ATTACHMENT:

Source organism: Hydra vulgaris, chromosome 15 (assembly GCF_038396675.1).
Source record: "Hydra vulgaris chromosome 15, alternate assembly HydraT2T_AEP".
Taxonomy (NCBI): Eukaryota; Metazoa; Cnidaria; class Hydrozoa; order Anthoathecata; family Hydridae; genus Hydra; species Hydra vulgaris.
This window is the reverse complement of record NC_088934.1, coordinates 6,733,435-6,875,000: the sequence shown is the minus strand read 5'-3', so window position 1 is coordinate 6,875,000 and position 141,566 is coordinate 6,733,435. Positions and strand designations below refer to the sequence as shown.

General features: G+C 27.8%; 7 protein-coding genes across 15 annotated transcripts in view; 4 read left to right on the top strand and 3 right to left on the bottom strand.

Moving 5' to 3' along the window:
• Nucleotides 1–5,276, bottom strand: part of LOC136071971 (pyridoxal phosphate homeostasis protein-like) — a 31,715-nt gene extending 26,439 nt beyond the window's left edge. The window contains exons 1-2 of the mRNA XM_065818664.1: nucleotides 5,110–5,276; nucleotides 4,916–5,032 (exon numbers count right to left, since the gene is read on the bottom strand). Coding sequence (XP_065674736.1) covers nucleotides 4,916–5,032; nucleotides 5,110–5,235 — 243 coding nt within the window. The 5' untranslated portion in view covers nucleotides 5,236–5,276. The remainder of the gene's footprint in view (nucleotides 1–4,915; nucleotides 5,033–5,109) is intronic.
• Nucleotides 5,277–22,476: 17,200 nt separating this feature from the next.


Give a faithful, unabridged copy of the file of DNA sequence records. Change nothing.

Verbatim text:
Source organism: Hydra vulgaris, chromosome 15 (assembly GCF_038396675.1).
Source record: "Hydra vulgaris chromosome 15, alternate assembly HydraT2T_AEP".
Taxonomy (NCBI): Eukaryota; Metazoa; Cnidaria; class Hydrozoa; order Anthoathecata; family Hydridae; genus Hydra; species Hydra vulgaris.
This window is the reverse complement of record NC_088934.1, coordinates 6,733,435-6,875,000: the sequence shown is the minus strand read 5'-3', so window position 1 is coordinate 6,875,000 and position 141,566 is coordinate 6,733,435. Positions and strand designations below refer to the sequence as shown.

General features: G+C 27.8%; 7 protein-coding genes across 15 annotated transcripts in view; 4 read left to right on the top strand and 3 right to left on the bottom strand.

Moving 5' to 3' along the window:
• Nucleotides 1–5,276, bottom strand: part of LOC136071971 (pyridoxal phosphate homeostasis protein-like) — a 31,715-nt gene extending 26,439 nt beyond the window's left edge. The window contains exons 1-2 of the mRNA XM_065818664.1: nucleotides 5,110–5,276; nucleotides 4,916–5,032 (exon numbers count right to left, since the gene is read on the bottom strand). Coding sequence (XP_065674736.1) covers nucleotides 4,916–5,032; nucleotides 5,110–5,235 — 243 coding nt within the window. The 5' untranslated portion in view covers nucleotides 5,236–5,276. The remainder of the gene's footprint in view (nucleotides 1–4,915; nucleotides 5,033–5,109) is intronic.
• Nucleotides 5,277–22,476: 17,200 nt separating this feature from the next.